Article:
Whatcom now offering classes in sustainable business

By Cailean Mcleod

Starting this quarter, two new sets of classes will be offered toward a sustainable leadership certificate and office administration and logistics certificate at Whatcom Community College.

David Evraets, adjunct faculty and project coordinator for the new certificates at the business department, said that the classes are for students who aim to work in an office environment.
“The person who would be interested in sustainable business would be people who want additional skill above and beyond their main profession,” Evraets said. “Every organization usually has someone who oversees sustainable business practices; who manages waste, recycling, energy usage, ride sharing, insulation, and community service.”
Evraets explained that the sustainable business certificate is a series of three mediated learning classes.
“Mediated learning is a combination of online [class] coupled with computer lab [time] with peer-to-peer mentorship,” said Evraets.
The office administration and logistics certificate is 45 credits and is mostly mediated learning as well, Evraets said.
“That person who takes up office administration and logistics would oversee and manage for the company itself by overseeing shipping and receiving as well as receivables and payables, and third-party logistics such as FedEx and UPS Inc. They also have to decide who to work with and where to ship packages to and how to ship them,” Evraets said.
According to Evraets, the types of job opportunities for people who specialize in sustainable business would be quite general but usually come with the extra job title of sustainability manager; anyone specializing in logistics would be in charge of general shipping in small companies. In large companies, one would be assistant to the manager of logistics.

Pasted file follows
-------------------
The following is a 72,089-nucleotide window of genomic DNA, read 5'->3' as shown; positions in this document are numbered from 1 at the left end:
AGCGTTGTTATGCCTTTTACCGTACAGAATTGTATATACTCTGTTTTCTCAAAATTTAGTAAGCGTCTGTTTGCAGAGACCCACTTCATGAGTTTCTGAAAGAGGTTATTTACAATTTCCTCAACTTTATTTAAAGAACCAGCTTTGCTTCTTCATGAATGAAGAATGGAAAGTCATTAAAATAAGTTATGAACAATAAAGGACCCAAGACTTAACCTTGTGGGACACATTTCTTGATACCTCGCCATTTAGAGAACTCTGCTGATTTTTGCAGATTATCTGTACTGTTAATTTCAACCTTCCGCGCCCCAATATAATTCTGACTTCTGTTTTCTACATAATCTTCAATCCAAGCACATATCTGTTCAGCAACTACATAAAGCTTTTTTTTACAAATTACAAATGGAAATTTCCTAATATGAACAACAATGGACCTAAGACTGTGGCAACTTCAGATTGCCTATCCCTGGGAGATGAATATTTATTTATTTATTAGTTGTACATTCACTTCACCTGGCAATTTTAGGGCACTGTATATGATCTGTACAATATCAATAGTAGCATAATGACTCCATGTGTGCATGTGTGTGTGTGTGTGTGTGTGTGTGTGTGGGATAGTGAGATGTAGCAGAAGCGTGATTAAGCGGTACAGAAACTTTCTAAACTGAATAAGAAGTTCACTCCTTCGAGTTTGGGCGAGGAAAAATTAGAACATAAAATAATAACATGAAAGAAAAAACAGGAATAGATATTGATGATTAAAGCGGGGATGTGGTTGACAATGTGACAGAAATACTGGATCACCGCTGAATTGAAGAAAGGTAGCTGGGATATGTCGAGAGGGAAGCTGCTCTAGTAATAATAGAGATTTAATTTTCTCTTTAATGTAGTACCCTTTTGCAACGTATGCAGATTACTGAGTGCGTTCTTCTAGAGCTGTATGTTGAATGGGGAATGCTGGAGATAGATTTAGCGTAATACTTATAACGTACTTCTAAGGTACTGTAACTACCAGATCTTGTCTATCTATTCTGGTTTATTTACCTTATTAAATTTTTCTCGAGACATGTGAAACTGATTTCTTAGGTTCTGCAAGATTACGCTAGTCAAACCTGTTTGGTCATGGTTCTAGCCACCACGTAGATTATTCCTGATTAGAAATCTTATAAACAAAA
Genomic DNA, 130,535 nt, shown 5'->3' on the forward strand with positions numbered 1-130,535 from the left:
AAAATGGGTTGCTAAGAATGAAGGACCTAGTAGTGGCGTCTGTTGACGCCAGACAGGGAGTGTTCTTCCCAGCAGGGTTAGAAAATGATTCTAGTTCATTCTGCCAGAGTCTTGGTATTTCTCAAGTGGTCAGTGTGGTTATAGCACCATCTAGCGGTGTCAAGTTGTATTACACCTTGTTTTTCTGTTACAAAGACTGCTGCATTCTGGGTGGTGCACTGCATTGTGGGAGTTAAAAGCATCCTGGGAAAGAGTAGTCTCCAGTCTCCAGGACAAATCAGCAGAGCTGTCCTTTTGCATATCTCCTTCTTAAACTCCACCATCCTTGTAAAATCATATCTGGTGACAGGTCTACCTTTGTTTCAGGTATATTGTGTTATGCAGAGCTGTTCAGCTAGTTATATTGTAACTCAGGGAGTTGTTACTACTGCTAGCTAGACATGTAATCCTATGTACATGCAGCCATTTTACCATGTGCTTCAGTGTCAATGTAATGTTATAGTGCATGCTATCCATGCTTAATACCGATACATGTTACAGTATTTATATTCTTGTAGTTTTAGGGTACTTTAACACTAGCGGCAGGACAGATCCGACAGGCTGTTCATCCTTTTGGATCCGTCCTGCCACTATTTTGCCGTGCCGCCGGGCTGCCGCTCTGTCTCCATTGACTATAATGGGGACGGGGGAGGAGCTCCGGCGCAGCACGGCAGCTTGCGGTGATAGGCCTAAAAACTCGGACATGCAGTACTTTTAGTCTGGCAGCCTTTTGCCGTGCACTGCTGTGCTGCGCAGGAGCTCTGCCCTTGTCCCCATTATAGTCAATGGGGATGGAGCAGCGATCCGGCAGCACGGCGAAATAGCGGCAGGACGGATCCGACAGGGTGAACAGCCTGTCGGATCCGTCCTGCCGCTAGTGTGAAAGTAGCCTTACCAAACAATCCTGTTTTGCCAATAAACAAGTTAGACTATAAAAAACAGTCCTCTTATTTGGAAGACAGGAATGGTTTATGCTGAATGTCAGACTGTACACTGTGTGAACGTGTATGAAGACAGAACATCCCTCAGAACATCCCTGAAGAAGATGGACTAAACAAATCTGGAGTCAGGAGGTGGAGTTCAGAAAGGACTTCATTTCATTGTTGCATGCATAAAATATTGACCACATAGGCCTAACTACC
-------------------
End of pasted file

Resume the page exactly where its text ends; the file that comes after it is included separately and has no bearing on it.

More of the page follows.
Barry Maxwell, sustainability coordinator and political science instructor at Whatcom, said he was one of the people who first helped the sustainable business certificate class get off the ground. However, the first iteration of the class did not integrate mediated learning.
“The sustainable business class first started seven years ago but there were not enough students to keep it going,” Evraets said. “Just last year I decided to reestablish it to keep it going.”
Evraets gave an example of a logistical business practice in action by using a well-known company.
“Heineken beer at Germany wanted to go into the United States market… but they didn’t want to say ‘made in America,’ they wanted to keep all their manufacturing in Germany,” Evraets said. “So what they looked at was shipping all the beer in cargo containers, and they found that it was so cost efficient to ship from Germany to New Jersey, it would only cost them one-half cent per bottle; that always amazes me. If you are in the position of logistics you would be concerned about sustainable business practices.”
Maxwell said people who learn sustainable and logistical business practices help businesses survive both nationally and internationally, since businesses today rely on more resources to ship materials to other places.
Evraets also cited Patagonia, a clothing manufacturer, as a business that practices sustainability by encouraging customers to buy eco-friendly products and by packaging their products in material that customers can recycle.
Patagonia, Evraets said, is very good with their logistics and managing their supply chain as well as adhering to good sustainable practices.

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